Ben: I think this is ex­actly WHY agents like North Korea see the need to de­velop a nu­clear de­ter­rent. (Plus the dom­i­nant player does not have a great track record for safety.) Do you see how from my per­spec­tive that amounts to “North Korea should sub­mit to US dom­i­na­tion be­cause there will be less fight­ing that way,” and why I’d find that sketchy?

Maybe not sketchy com­ing from a dis­in­ter­ested Mar­tian, but very sketchy com­ing from some­one in one of the so­cial classes that benefit the most from US global dom­i­nance?

Ge­or­gia: Kind of, but I be­lieve this in the nu­clear arena in par­tic­u­lar, not in gen­eral con­flict or so­ciopoli­ti­cal ten­sions or what­ever. Nu­clear war has some very spe­cific dy­nam­ics and risks.

In­fluence and diplomacy

Ben: The ob­vi­ous thing from an Effec­tive Altru­ist per­spec­tive would be to try to es­tab­lish diplo­matic con­tact be­tween Oxford EAs and the North Kore­ans, to see if there’s a com­pro­mise ver­sion of Utili­tar­i­anism that satis­fies both par­ties such that North Korea is happy be­ing folded into the An­glo­sphere, and then push that ver­sion of Utili­tar­i­anism in academia.

Ge­or­gia: That’s not ob­vi­ous. Wait, are you propos­ing that?

Ben: It might not work, but “stronger AI offers weaker AI part of its util­ity func­tion in ex­change for con­ced­ing in­stead of fight­ing” is the ob­vi­ous way for AGIs to re­solve con­flicts, in­so­far as trust can be es­tab­lished. (This method of re­solv­ing dis­putes is also prob­a­bly part of why an­i­mals have sex.)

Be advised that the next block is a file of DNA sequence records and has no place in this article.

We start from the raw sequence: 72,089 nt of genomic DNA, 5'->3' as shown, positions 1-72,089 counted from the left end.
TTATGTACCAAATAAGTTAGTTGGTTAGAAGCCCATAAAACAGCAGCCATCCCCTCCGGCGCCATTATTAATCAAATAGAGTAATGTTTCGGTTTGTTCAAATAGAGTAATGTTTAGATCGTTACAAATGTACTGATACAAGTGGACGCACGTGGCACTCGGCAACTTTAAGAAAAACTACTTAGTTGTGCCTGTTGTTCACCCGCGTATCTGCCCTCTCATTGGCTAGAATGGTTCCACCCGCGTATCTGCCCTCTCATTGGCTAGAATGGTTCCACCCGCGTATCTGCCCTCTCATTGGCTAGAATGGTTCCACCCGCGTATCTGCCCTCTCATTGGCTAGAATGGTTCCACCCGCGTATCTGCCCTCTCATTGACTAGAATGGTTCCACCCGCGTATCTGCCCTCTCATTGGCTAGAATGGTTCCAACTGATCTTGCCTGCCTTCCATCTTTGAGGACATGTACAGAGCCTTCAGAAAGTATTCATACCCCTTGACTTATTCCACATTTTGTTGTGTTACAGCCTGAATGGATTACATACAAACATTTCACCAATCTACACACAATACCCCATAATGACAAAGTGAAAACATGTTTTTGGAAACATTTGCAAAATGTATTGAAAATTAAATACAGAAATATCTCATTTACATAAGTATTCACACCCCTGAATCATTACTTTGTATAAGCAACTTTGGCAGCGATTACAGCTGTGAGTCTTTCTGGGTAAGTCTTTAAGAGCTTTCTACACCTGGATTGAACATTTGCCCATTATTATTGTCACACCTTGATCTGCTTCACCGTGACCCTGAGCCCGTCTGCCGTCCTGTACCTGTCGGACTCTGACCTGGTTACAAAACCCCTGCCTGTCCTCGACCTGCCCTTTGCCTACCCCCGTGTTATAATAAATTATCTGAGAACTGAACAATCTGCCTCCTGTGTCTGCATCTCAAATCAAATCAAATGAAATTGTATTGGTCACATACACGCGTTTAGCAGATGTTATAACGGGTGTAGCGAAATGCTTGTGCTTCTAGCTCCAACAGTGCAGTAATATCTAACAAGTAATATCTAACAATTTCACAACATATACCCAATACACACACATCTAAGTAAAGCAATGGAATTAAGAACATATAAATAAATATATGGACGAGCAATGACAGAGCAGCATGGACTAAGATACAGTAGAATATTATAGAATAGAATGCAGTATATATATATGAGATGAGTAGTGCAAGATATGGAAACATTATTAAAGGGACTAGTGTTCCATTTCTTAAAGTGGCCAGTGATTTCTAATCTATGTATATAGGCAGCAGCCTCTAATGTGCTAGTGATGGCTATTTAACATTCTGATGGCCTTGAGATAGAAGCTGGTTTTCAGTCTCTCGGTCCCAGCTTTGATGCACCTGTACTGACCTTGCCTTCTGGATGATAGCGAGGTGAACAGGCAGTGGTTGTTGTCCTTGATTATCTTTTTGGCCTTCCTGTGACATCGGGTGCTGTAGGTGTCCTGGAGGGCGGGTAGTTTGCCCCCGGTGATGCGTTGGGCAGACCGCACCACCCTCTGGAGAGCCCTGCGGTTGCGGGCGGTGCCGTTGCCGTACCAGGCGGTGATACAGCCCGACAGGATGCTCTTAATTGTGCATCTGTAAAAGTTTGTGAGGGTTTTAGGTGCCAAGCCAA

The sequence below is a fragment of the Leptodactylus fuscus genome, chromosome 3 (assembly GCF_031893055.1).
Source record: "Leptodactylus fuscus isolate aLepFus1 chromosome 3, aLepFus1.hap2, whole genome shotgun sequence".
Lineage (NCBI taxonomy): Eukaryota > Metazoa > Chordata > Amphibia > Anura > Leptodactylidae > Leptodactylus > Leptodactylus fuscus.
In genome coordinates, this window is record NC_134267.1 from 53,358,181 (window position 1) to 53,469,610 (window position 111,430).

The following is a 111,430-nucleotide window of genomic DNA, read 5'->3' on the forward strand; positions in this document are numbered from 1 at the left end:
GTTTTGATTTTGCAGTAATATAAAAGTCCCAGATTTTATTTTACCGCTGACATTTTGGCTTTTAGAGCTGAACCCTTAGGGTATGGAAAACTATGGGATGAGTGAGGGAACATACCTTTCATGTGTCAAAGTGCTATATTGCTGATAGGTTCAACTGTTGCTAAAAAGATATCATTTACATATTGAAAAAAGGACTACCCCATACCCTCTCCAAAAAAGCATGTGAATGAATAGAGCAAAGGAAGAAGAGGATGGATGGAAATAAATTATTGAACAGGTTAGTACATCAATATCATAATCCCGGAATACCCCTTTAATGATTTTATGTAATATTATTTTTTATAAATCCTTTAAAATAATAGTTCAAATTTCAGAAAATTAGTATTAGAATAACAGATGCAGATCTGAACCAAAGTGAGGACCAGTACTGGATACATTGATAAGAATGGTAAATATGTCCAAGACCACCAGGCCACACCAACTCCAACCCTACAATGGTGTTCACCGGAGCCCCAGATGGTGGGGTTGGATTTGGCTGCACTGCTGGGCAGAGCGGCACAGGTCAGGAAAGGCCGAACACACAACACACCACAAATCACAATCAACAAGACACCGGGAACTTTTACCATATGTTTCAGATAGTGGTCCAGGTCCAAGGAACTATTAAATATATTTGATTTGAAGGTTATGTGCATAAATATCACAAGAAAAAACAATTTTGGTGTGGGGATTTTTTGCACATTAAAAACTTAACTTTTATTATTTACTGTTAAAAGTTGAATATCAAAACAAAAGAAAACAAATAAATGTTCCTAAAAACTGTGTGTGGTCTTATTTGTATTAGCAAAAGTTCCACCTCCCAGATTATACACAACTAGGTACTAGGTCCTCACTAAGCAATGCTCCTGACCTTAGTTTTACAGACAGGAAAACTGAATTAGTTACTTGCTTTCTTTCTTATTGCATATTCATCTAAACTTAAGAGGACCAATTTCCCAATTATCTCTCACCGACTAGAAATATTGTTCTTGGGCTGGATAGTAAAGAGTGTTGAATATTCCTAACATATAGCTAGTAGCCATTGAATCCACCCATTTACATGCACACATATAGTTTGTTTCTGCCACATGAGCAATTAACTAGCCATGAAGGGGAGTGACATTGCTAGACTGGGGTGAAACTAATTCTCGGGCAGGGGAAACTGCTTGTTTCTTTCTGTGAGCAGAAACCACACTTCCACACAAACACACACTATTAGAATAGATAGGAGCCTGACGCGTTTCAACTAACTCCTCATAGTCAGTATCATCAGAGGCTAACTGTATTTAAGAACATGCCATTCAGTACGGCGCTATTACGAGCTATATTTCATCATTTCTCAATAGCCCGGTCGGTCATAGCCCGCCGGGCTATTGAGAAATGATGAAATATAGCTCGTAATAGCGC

Ge­or­gia: I don’t think aca­demic philos­o­phy has any di­rect in­fluence on like poli­ti­cal ac­tions. (Oh, no, you like Plato and stuff, I prob­a­bly just kicked a hor­net’s nest.) Slightly bet­ter odds on the Oxford EAs be­ing able to in­fluence poli­ti­cal pow­ers in some ma­jor way.

Ben: Academia has hella in­di­rect in­fluence, I think. I think Keynes was right when he said that “prac­ti­cal men who be­lieve them­selves to be quite ex­empt from any in­tel­lec­tual in­fluence, are usu­ally the slaves of some de­funct economist. Mad­men in au­thor­ity, who hear voices in the air, are dis­till­ing their frenzy from some aca­demic scrib­bler of a few years back.” Though usu­ally on longer timescales.

FHI is suc­cess­fully po­si­tion­ing it­self as an ad­vi­sor to the UK gov­ern­ment on AI safety.

Ge­or­gia: Yeah, they are do­ing some cool stuff like that, do have poli­ti­cal ties, etc, which is why I give them bet­ter odds.

Ben: Utili­tar­i­anism is nom­i­nally mov­ing sub­stan­tial amounts of money per year, and quite a lot if you count Good Ven­tures be­ing al­igned with GiveWell due to Peter Singer’s recom­men­da­tion.

Ge­or­gia: That’s true.

Ben: The whole QALY paradigm is based on Utili­tar­i­anism. And it seems to me like you ei­ther have to believe

(a) that this means aca­demic Utili­tar­i­anism has been ex­tremely in­fluen­tial, or

(b) the whole EA en­ter­prise is prof­it­ing from the im­pres­sion that it’s Utili­tar­ian but then do­ing quite differ­ent stuff in a way that if not liter­ally fraud is definitely a bait-and-switch.

Ge­or­gia: I’m per­suaded that EA has been pretty damn in­fluen­tial and in­fluenced by aca­demic util­i­tar­i­anism. Wouldn’t try­ing to con­vince EAs di­rectly or what­ever in­stead of rout­ing through academia be bet­ter?

Ben: Good point, doesn’t have to be ex­clu­sively aca­demic—you’d want a mix­ture of chan­nels since some are longer-lived than oth­ers, and you don’t know which ones the North Kore­ans are most in­ter­ested in. Money now vs power within the An­glo co­or­di­na­tion mechanism later.

Ge­or­gia: The other half of my in­cre­dulity is that fus­ing your value func­tions does not seem like a good silver bul­let for con­flicts.